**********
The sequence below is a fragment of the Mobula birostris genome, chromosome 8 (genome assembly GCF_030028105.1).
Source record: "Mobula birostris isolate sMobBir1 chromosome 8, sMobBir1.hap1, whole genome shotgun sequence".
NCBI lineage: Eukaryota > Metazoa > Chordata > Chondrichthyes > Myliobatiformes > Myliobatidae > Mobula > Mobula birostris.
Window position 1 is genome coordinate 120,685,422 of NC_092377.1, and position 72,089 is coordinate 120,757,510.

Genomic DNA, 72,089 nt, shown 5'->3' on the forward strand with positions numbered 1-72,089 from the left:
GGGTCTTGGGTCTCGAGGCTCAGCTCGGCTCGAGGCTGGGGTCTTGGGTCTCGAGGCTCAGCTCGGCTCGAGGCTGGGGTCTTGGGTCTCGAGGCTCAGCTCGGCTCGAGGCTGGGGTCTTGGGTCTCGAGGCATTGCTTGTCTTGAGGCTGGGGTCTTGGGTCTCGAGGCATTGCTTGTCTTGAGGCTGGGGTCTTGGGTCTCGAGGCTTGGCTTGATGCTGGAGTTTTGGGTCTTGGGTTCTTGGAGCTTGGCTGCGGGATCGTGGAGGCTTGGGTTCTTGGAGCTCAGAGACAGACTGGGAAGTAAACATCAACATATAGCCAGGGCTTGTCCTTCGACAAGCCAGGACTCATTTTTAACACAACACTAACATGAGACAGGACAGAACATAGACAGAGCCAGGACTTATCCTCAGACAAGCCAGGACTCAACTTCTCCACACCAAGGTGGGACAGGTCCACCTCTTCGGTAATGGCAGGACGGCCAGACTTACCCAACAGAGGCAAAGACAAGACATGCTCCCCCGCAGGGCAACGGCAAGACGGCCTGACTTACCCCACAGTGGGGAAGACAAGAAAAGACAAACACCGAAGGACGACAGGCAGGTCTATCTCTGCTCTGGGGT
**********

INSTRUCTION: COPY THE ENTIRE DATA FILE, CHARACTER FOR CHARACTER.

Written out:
The sequence below is a fragment of the Mobula birostris genome, chromosome 8 (genome assembly GCF_030028105.1).
Source record: "Mobula birostris isolate sMobBir1 chromosome 8, sMobBir1.hap1, whole genome shotgun sequence".
NCBI lineage: Eukaryota > Metazoa > Chordata > Chondrichthyes > Myliobatiformes > Myliobatidae > Mobula > Mobula birostris.
Window position 1 is genome coordinate 120,685,422 of NC_092377.1, and position 72,089 is coordinate 120,757,510.

Genomic DNA, 72,089 nt, shown 5'->3' on the forward strand with positions numbered 1-72,089 from the left:
GGGTCTTGGGTCTCGAGGCTCAGCTCGGCTCGAGGCTGGGGTCTTGGGTCTCGAGGCTCAGCTCGGCTCGAGGCTGGGGTCTTGGGTCTCGAGGCTCAGCTCGGCTCGAGGCTGGGGTCTTGGGTCTCGAGGCATTGCTTGTCTTGAGGCTGGGGTCTTGGGTCTCGAGGCATTGCTTGTCTTGAGGCTGGGGTCTTGGGTCTCGAGGCTTGGCTTGATGCTGGAGTTTTGGGTCTTGGGTTCTTGGAGCTTGGCTGCGGGATCGTGGAGGCTTGGGTTCTTGGAGCTCAGAGACAGACTGGGAAGTAAACATCAACATATAGCCAGGGCTTGTCCTTCGACAAGCCAGGACTCATTTTTAACACAACACTAACATGAGACAGGACAGAACATAGACAGAGCCAGGACTTATCCTCAGACAAGCCAGGACTCAACTTCTCCACACCAAGGTGGGACAGGTCCACCTCTTCGGTAATGGCAGGACGGCCAGACTTACCCAACAGAGGCAAAGACAAGACATGCTCCCCCGCAGGGCAACGGCAAGACGGCCTGACTTACCCCACAGTGGGGAAGACAAGAAAAGACAAACACCGAAGGACGACAGGCAGGTCTATCTCTGCTCTGGGGT